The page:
Interest rates are also unlikely to cause problems. Even if rates increase from extreme lows in response to a stronger economic recovery, it also means stronger sales are likely to offset the burden of higher financing costs. Furthermore, corporations have close to US$2 trillion of cash, much of which is invested in short-term fixed-income instruments, while debt tends to be longer-dated. So higher rates would initially benefit margins.

Depreciation is the weak link in the profit margin chain. This risk is really a function of capital spending, which surged to $2.4 trillion in 2012. Industrial commodities and energy accounted for half of the total, while the share of consumer cyclicals and telecom declined. This mix is remarkably similar to capital spending in 1983—the last cyclical peak for natural resources (Display).

Our analysis shows that a rise in average capital spending-to-depreciation over one-, three- and five-year periods, has a clear impact on the following year’s growth in depreciation—and tends to trigger lower profit margins. In other words, companies that have spent too aggressively are most likely to face a rise in depreciation that could compress net profit margins. The reason is simple—big spenders need more sales growth to maintain profitability.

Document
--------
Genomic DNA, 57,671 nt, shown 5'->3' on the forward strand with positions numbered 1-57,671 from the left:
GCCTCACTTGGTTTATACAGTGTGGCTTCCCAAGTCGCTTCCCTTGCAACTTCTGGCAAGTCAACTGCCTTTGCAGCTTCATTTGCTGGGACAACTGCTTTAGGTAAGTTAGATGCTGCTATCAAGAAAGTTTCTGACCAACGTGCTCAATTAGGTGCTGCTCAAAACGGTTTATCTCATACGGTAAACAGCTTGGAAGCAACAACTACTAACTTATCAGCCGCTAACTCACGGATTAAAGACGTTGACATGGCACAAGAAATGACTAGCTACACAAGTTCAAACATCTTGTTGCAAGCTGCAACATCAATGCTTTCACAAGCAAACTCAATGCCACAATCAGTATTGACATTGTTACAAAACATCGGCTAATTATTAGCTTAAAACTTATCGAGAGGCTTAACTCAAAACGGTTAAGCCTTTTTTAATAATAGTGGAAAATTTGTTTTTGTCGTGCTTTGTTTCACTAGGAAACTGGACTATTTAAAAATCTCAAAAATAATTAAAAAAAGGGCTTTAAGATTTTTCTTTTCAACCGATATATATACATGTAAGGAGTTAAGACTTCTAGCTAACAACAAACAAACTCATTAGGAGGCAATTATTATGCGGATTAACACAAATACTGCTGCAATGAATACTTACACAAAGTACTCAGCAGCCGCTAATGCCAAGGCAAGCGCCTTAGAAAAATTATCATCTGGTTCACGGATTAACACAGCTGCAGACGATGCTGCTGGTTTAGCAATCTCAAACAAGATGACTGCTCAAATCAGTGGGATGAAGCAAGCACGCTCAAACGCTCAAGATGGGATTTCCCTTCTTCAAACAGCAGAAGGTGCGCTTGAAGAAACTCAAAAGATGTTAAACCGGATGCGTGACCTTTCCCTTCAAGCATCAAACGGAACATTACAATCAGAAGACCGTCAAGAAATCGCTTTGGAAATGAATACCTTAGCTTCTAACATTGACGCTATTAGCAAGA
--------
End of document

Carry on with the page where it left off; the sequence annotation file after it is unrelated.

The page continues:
Sectors such as energy and commodities—where capital spending has been high—are especially vulnerable to a compression of margins. Since Australia and Canada are home to many large-cap companies in these sectors, they may face more threats to profitability than other regions.

Elsewhere, we think profitability should remain stable. In most other sectors, capital intensity is lower than the 15-year average and financial leverage is generally down. So if you avoid big capital spenders, companies with attractive valuations based on normalized earnings, high profitability and above-average growth prospects should be able to deliver attractive returns as skepticism over profit margin sustainability recedes.